Get the tools you’ll need to put your team together, register your team if you have your $100 registration fee, and learn from others who have participated in Relay for Life at the SF Relay for Life Kick-Off, 6 p.m. Monday, Oct. 25 in S-326/327.
Relay for Life is a life-changing event to help raise funds for cancer research and support services, get inspired by the stories of our cancer survivors, remember those we have lost, and learn more about cancer and what the American Cancer Society is doing to fight back. The Relay for Life event will take place at the SF track on April 15-16, 2011.
Contact: Barbara LIttle-Harsh.
Relay for Life website
A Cancer Caregiver’s Story, by Barbara Little-Harsh
Barbara Little-Harsh serves Santa Fe as a Perkins Grant Program Specialist in Workforce Development.
The year 2000 was a great year for me. I graduated from the University of Tampa with a bacelor’s degree in environmental science, took a 10-day study abroad trip to Costa Rica (a dream come true) — the day after graduation!, and in November finally got a decent job working at SF as a Tempforce Employee. In April 2001, I started as a full-time employee. It was thrilling to finally have that full-time job with benefits.
Soon after, however, I got the news that my father had been diagnosed with mesothelioma, better known as asbestos poisoning. I hadn’t been all that close to my dad, since he lived in Pennsylvania most of my life and we weren’t on the best of terms, but the news struck me really hard. My father and I were just getting to know each other and now I was going to lose him. His doctors removed a football-sized tumor from his stomach and he started treatments, but nothing was helping. In November 2001, I went to visit my father to say goodbye. On Dec. 15, only a month later, my father passed away. Christmas was never the same after that, and 2001 was the worst year of my life. Several years followed where depression was just part of the norm for me.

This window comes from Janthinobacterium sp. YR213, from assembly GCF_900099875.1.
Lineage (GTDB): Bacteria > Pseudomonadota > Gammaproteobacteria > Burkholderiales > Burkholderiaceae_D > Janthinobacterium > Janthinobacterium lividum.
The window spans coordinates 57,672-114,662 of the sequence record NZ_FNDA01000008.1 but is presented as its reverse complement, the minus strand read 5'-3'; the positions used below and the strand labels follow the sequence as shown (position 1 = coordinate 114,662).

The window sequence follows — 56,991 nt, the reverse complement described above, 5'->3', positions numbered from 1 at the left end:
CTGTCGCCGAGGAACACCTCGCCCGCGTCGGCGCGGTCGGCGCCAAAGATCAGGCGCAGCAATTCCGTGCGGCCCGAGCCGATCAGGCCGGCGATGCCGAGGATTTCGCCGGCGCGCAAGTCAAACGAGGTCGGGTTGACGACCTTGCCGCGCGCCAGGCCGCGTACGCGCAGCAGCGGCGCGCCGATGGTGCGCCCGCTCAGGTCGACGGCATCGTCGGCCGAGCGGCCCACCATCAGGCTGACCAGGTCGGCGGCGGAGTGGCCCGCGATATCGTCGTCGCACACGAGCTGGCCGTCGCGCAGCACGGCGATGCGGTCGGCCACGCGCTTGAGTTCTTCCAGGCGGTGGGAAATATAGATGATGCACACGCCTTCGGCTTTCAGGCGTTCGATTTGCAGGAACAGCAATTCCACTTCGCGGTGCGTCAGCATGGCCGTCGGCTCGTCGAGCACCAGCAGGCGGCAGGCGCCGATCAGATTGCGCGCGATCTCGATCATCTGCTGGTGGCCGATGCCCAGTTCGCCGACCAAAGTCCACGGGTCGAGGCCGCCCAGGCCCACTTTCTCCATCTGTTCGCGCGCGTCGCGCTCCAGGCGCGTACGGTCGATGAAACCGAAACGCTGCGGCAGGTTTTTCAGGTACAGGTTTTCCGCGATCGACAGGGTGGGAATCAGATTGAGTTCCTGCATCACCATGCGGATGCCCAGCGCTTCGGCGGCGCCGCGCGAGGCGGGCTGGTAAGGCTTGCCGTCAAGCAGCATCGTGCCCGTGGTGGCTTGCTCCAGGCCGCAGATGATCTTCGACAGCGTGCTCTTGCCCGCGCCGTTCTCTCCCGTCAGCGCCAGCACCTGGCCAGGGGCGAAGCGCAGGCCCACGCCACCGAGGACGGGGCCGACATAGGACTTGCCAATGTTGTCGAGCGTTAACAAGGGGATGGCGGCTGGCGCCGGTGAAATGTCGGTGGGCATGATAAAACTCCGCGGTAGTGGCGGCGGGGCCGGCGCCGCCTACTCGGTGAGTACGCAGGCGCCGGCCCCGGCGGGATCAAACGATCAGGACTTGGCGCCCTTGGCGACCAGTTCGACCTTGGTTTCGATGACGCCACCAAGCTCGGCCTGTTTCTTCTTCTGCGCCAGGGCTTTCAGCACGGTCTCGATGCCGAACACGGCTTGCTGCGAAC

In 2004, Byron Dyce put out a request for SF faculty, staff, and students to join his Relay for Life team. I didn’t know about Relay for Life, but it sounded like fun, so I told him I would come out and participate. I had to go out of town for a conference, so I showed up Saturday morning to walk a few laps in memory of my dad. As I got to the track, Byron was finishing his overnight marathon run. And as I began to walk around the track for the first time, my mom came walking towards me. It was a complete surprise as she had moved back to Pennsylvania the year before. She was there to surprise me with a week-long stay to celebrate my birthday. My mom and I walked the track a few times together … and from that moment on, Relay for Life was engrained in every aspect of my being.
The next year, I got more involved, helping to plan events with Byron and the rest of our team. I stayed at Relay for Life the entire night and by doing so found that even though the event is full of fun activities, I had a touch of understanding of what my dad went through on those really hard, sleepless nights. This inspired me to get further involved. I decided to join the 2006 planning committee, and have been a member ever since. Also in 2006 I formed my own team, and have been a team captain ever since. My fellow Relay for Lifers know me as the lady in the crazy purple wig and who is almost always wearing purple during Relay season.
Cancer continues to be a part of my everyday life. Not only have I been touched by everyone I work with at the American Cancer Society, but there have been so many friends and co-workers at SF whom we have lost or who are fighting cancer to this day.
I may not know what it is like to be a cancer patient, but I fight year round for them. I want to make a difference for them and for their family and friends who are there to support them. Cancer has affected every single person in my life in some way or another.
Last year was a very special year for me in many ways (unlike 2001). We celebrated our wedding a few days prior to the anniversary of my dad’s passing -– giving new light to that time of the year. The 2010 Relay was held on my birthday – something I will never take for granted! My mom again came down from Pennsylvania to be a part of our team and walked with me all night long and my new husband also came out that night and walked with me in celebration! We walked in memory of my dad, but we also walked in honor of my sister-in-law who had just recently been diagnosed with breast cancer. She is now cancer free!